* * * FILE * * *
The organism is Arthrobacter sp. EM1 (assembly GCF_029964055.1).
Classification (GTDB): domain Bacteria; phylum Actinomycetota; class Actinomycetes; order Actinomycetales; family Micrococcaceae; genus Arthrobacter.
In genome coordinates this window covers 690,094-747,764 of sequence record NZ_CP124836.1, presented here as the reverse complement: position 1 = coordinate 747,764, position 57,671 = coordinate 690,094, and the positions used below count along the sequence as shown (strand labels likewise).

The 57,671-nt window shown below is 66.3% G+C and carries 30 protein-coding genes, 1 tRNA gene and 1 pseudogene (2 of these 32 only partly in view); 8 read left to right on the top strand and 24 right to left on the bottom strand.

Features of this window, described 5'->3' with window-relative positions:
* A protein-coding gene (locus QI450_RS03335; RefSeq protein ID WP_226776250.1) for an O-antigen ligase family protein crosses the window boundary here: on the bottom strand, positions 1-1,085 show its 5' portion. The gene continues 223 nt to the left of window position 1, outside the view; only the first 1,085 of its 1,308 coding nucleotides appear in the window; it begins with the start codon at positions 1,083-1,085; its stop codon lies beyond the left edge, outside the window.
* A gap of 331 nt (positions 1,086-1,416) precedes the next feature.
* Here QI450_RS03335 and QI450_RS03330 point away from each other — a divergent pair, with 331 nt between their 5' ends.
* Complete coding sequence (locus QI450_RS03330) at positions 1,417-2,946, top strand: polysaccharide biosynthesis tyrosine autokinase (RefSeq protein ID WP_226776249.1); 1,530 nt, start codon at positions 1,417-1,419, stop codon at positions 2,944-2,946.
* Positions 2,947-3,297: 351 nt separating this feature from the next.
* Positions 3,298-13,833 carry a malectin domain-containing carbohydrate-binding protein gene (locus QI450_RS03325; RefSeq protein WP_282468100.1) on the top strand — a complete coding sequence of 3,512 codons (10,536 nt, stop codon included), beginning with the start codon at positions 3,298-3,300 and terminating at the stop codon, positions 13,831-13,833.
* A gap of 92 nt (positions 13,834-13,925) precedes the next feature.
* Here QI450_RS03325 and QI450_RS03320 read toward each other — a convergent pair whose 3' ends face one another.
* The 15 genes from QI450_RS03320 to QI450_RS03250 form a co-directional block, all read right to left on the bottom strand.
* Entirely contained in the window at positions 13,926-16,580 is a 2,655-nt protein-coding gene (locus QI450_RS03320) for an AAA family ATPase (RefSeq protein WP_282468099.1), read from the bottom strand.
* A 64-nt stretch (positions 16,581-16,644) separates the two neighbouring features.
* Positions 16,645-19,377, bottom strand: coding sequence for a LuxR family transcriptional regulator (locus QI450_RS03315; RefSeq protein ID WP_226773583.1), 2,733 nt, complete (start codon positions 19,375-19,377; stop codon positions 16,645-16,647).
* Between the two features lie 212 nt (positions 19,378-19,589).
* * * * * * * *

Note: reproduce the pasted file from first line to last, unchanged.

The organism is Arthrobacter sp. EM1 (assembly GCF_029964055.1).
Classification (GTDB): domain Bacteria; phylum Actinomycetota; class Actinomycetes; order Actinomycetales; family Micrococcaceae; genus Arthrobacter.
In genome coordinates this window covers 690,094-747,764 of sequence record NZ_CP124836.1, presented here as the reverse complement: position 1 = coordinate 747,764, position 57,671 = coordinate 690,094, and the positions used below count along the sequence as shown (strand labels likewise).

The 57,671-nt window shown below is 66.3% G+C and carries 30 protein-coding genes, 1 tRNA gene and 1 pseudogene (2 of these 32 only partly in view); 8 read left to right on the top strand and 24 right to left on the bottom strand.

Features of this window, described 5'->3' with window-relative positions:
* A protein-coding gene (locus QI450_RS03335; RefSeq protein ID WP_226776250.1) for an O-antigen ligase family protein crosses the window boundary here: on the bottom strand, positions 1-1,085 show its 5' portion. The gene continues 223 nt to the left of window position 1, outside the view; only the first 1,085 of its 1,308 coding nucleotides appear in the window; it begins with the start codon at positions 1,083-1,085; its stop codon lies beyond the left edge, outside the window.
* A gap of 331 nt (positions 1,086-1,416) precedes the next feature.
* Here QI450_RS03335 and QI450_RS03330 point away from each other — a divergent pair, with 331 nt between their 5' ends.
* Complete coding sequence (locus QI450_RS03330) at positions 1,417-2,946, top strand: polysaccharide biosynthesis tyrosine autokinase (RefSeq protein ID WP_226776249.1); 1,530 nt, start codon at positions 1,417-1,419, stop codon at positions 2,944-2,946.
* Positions 2,947-3,297: 351 nt separating this feature from the next.
* Positions 3,298-13,833 carry a malectin domain-containing carbohydrate-binding protein gene (locus QI450_RS03325; RefSeq protein WP_282468100.1) on the top strand — a complete coding sequence of 3,512 codons (10,536 nt, stop codon included), beginning with the start codon at positions 3,298-3,300 and terminating at the stop codon, positions 13,831-13,833.
* A gap of 92 nt (positions 13,834-13,925) precedes the next feature.
* Here QI450_RS03325 and QI450_RS03320 read toward each other — a convergent pair whose 3' ends face one another.
* The 15 genes from QI450_RS03320 to QI450_RS03250 form a co-directional block, all read right to left on the bottom strand.
* Entirely contained in the window at positions 13,926-16,580 is a 2,655-nt protein-coding gene (locus QI450_RS03320) for an AAA family ATPase (RefSeq protein WP_282468099.1), read from the bottom strand.
* A 64-nt stretch (positions 16,581-16,644) separates the two neighbouring features.
* Positions 16,645-19,377, bottom strand: coding sequence for a LuxR family transcriptional regulator (locus QI450_RS03315; RefSeq protein ID WP_226773583.1), 2,733 nt, complete (start codon positions 19,375-19,377; stop codon positions 16,645-16,647).
* Between the two features lie 212 nt (positions 19,378-19,589).